Malian singer, songwriter, and guitarist Rokia Traoré has long blended West African music with occidental influences. Her fifth album, produced by P. J. Harvey collaborator John Parish, features the strongest rock element yet.
When it comes to weirdly argued crankiness, tsk-tsk-ing about lazy, entitled millennials is a pretty competitive field. But Jennifer Graham's piece last week stands out from the pack:
In colonial times, nine out of 10 people worked on food production, hence John Smith’s famous edict at Jamestown: “He who works not, eats not.” (There was no enabling 99-cent value menu then.) The millennials, alas, are trophy kids, a generation spawned not for their usefulness at harvest but because they look so precious in those matching pajamas from Hanna Andersson.
No need to respond to most of this, because in the millennial retort category—another tough bracket—we already have a winner.
Christopher Michael Jones is pastor of First Baptist Church of Hillside, New Jersey. He’s used the African American Lectionary—which I wrote about for the Century—in worship, though he doesn’t use it every week. Jones has also contributed to the AAL’s resources. I asked him a few questions about his experience.
Of the four projects I focused on in my article on alternate lectionaries, Eric Lemonholm's Open Source Lectionary arguably got the least attention—the fewest words, the fourth slot of four. But that's not because I found it to be the least interesting or significant.
It's true: the rollout of the Obamacare federal exchange has been a mess. And while the problems began with technical issues, they're threatening to become a whole lot more.
This week's Capitol Hill circus was all about who's to blame. Is it the feds' fault or the contractors'? To those of us who, whatever our political sympathies, don't have an immediate dog in the blame game, the answer seems obvious: regardless of where the specific problems originated, it was the Obama administration's job to get this thing done. And the administration failed.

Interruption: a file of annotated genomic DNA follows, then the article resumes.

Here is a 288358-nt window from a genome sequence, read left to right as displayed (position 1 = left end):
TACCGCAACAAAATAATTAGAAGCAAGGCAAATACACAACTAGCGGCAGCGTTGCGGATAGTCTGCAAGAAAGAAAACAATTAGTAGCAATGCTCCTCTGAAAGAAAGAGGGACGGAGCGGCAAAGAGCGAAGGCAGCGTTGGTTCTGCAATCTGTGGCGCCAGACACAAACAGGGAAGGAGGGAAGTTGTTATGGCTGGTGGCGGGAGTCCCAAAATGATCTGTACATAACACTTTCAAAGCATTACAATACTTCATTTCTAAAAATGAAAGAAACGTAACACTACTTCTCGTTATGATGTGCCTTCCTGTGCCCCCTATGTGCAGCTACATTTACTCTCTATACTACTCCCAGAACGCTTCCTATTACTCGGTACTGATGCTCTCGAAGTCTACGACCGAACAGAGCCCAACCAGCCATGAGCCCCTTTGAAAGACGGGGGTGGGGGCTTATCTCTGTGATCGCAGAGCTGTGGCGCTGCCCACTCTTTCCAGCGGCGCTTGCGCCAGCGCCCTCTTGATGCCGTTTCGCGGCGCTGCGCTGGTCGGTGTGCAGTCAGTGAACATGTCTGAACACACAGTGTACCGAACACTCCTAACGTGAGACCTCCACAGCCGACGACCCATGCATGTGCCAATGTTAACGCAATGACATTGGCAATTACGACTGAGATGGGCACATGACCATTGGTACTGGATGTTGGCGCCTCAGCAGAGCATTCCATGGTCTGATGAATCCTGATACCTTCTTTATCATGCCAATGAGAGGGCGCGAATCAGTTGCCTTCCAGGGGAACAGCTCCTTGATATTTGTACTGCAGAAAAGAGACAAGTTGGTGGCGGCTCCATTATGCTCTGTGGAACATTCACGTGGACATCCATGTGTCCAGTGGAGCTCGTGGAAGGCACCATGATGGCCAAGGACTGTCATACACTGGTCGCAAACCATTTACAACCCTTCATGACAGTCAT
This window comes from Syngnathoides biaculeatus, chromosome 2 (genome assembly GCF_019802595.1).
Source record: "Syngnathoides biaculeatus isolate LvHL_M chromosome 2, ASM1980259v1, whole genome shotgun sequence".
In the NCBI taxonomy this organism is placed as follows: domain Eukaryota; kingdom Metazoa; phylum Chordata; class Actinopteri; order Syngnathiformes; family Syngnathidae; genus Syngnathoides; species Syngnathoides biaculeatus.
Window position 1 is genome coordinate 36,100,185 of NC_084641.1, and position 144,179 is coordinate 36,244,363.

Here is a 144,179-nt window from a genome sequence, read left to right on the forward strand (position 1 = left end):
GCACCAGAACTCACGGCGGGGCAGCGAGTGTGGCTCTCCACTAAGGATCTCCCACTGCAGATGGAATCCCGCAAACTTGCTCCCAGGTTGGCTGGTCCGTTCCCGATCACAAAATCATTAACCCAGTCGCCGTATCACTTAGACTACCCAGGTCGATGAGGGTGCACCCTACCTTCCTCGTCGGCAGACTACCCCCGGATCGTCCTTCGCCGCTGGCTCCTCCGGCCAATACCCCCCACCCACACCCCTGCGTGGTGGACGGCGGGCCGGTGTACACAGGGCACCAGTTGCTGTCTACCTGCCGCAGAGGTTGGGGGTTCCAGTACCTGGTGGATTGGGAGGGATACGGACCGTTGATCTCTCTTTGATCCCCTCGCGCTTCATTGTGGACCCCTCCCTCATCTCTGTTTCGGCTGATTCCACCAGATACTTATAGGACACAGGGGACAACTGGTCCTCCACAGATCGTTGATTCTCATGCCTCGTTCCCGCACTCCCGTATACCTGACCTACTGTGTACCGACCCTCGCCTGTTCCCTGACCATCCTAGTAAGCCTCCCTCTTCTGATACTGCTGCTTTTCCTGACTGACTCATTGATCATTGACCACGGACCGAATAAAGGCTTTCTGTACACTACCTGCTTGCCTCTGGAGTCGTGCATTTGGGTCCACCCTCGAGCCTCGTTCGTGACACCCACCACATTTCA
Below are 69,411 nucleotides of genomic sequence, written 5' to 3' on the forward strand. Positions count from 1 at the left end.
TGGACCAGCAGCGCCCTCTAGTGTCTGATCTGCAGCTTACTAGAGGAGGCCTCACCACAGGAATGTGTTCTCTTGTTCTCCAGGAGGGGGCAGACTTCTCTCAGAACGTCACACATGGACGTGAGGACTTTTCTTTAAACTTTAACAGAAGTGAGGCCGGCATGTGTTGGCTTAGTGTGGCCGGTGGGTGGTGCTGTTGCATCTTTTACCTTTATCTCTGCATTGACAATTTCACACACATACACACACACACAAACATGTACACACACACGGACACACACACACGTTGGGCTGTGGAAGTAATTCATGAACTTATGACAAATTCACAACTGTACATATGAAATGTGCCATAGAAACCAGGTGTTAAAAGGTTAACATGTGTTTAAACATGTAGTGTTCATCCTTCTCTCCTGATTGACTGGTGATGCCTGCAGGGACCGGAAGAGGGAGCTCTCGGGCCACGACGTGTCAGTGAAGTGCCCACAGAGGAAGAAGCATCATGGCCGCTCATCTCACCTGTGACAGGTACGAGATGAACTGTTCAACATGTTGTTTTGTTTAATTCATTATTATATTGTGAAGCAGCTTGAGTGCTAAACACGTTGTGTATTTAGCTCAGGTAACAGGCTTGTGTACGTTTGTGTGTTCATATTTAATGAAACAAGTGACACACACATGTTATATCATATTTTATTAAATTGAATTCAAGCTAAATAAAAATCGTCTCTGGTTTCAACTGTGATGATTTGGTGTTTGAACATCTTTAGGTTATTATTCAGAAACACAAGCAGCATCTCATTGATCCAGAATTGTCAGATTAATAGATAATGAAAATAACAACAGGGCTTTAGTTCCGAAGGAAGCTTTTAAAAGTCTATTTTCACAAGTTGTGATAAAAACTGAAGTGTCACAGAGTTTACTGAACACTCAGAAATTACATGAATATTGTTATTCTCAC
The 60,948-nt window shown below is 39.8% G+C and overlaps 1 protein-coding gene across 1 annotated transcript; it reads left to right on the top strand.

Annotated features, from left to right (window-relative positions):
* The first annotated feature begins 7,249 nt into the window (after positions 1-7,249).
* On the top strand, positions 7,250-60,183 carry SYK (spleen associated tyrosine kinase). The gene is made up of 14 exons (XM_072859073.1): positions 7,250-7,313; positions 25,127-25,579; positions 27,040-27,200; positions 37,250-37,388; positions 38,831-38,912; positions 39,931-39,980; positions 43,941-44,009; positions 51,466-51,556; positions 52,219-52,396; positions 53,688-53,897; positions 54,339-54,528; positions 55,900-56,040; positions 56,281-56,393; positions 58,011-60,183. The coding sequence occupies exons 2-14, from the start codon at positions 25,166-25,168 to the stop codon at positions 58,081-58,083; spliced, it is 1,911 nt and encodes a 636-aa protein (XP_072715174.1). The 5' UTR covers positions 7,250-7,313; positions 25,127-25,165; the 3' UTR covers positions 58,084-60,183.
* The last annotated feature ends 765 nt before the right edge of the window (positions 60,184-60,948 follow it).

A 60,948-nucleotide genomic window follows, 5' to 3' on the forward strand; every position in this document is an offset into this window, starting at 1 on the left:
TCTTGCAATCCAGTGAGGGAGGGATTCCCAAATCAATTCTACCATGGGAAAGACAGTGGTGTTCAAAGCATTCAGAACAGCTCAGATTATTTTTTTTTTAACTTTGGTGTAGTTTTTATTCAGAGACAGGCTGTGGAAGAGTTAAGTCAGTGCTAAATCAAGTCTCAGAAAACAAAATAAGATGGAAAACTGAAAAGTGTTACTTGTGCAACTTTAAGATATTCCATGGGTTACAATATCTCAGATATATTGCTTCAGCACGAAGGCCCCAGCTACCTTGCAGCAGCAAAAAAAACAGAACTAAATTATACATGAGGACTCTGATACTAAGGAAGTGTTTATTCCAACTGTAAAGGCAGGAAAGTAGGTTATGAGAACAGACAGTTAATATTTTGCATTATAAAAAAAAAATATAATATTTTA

The Chicago Police Department throws out about $2 million every year. It’s money that is forfeited by the city when police destroy the guns they seize rather than sell them to licensed firearms dealers. The decision is made for emotional, political and ideological reasons.
Wilderboer sets it up as a simple choice: money for the CPD/other City services? Or the satisfaction of destroying weapons?
Daniel Mayes is a Disciples of Christ pastor. He did his D.Min. at the University of Dubuque Theological Seminary, where Timothy Slemmons—creator of the Year D project, which I wrote about for the Century—was one of his advisors. Mayes’s church, First Christian Church of Spencer, Iowa, has been using Year D in worship throughout the current liturgical year. I asked him a few questions about how it’s gone.
The Century just published a longer piece of mine on lectionaries, which traces some of the Revised Common Lectionary's history but focuses mostly on recent alternatives to the RCL. The article draws from interviews with the people behind these lectionary projects, and I had hoped to also include feedback from pastors and other worship leaders who have actually tried them. But my draft crossed the 5,000-word mark before I even got to the latter, so I let it go.
I will, however, post some such view-from-the-ministry-trenches items over the next week or so.
I've always supported the health-care reform law, and I remain mostly optimistic about it (despite this week's tech glitches). But the point I take from [Obamacare convert Butch] Matthews isn't that people will agree with me about stuff once they have the facts. It's that if Obamacare's coverage expansions don't work out as well as we supporters expect them to, we should acknowledge this—rather than going down the endless path of confirmation bias and doubling down on existing loyalties.
In that spirit: I was wrong when I dismissed the problems with the Obamacare exchange rollout as mere "glitches" confined to a parenthetical aside.